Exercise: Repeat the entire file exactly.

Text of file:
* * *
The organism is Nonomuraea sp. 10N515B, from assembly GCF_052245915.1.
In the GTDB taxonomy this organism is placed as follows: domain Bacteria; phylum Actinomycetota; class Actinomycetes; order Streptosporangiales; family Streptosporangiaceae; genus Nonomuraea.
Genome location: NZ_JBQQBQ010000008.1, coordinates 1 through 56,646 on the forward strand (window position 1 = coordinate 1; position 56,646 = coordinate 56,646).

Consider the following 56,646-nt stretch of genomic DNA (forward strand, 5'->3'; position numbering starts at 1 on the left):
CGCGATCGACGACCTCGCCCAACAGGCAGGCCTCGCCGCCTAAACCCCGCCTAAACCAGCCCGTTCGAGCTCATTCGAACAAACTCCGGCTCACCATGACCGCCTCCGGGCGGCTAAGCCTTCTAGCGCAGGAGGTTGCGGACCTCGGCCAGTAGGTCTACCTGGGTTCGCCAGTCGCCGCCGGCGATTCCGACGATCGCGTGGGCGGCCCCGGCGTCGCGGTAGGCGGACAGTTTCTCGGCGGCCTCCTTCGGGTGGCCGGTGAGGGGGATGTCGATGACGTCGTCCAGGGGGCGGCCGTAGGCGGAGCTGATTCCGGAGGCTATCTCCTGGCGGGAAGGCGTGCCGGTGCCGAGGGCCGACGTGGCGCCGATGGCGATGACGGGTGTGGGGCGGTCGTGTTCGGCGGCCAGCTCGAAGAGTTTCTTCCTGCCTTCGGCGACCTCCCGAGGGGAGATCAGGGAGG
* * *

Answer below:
The organism is Nonomuraea sp. 10N515B, from assembly GCF_052245915.1.
In the GTDB taxonomy this organism is placed as follows: domain Bacteria; phylum Actinomycetota; class Actinomycetes; order Streptosporangiales; family Streptosporangiaceae; genus Nonomuraea.
Genome location: NZ_JBQQBQ010000008.1, coordinates 1 through 56,646 on the forward strand (window position 1 = coordinate 1; position 56,646 = coordinate 56,646).

Consider the following 56,646-nt stretch of genomic DNA (forward strand, 5'->3'; position numbering starts at 1 on the left):
CGCGATCGACGACCTCGCCCAACAGGCAGGCCTCGCCGCCTAAACCCCGCCTAAACCAGCCCGTTCGAGCTCATTCGAACAAACTCCGGCTCACCATGACCGCCTCCGGGCGGCTAAGCCTTCTAGCGCAGGAGGTTGCGGACCTCGGCCAGTAGGTCTACCTGGGTTCGCCAGTCGCCGCCGGCGATTCCGACGATCGCGTGGGCGGCCCCGGCGTCGCGGTAGGCGGACAGTTTCTCGGCGGCCTCCTTCGGGTGGCCGGTGAGGGGGATGTCGATGACGTCGTCCAGGGGGCGGCCGTAGGCGGAGCTGATTCCGGAGGCTATCTCCTGGCGGGAAGGCGTGCCGGTGCCGAGGGCCGACGTGGCGCCGATGGCGATGACGGGTGTGGGGCGGTCGTGTTCGGCGGCCAGCTCGAAGAGTTTCTTCCTGCCTTCGGCGACCTCCCGAGGGGAGATCAGGGAGG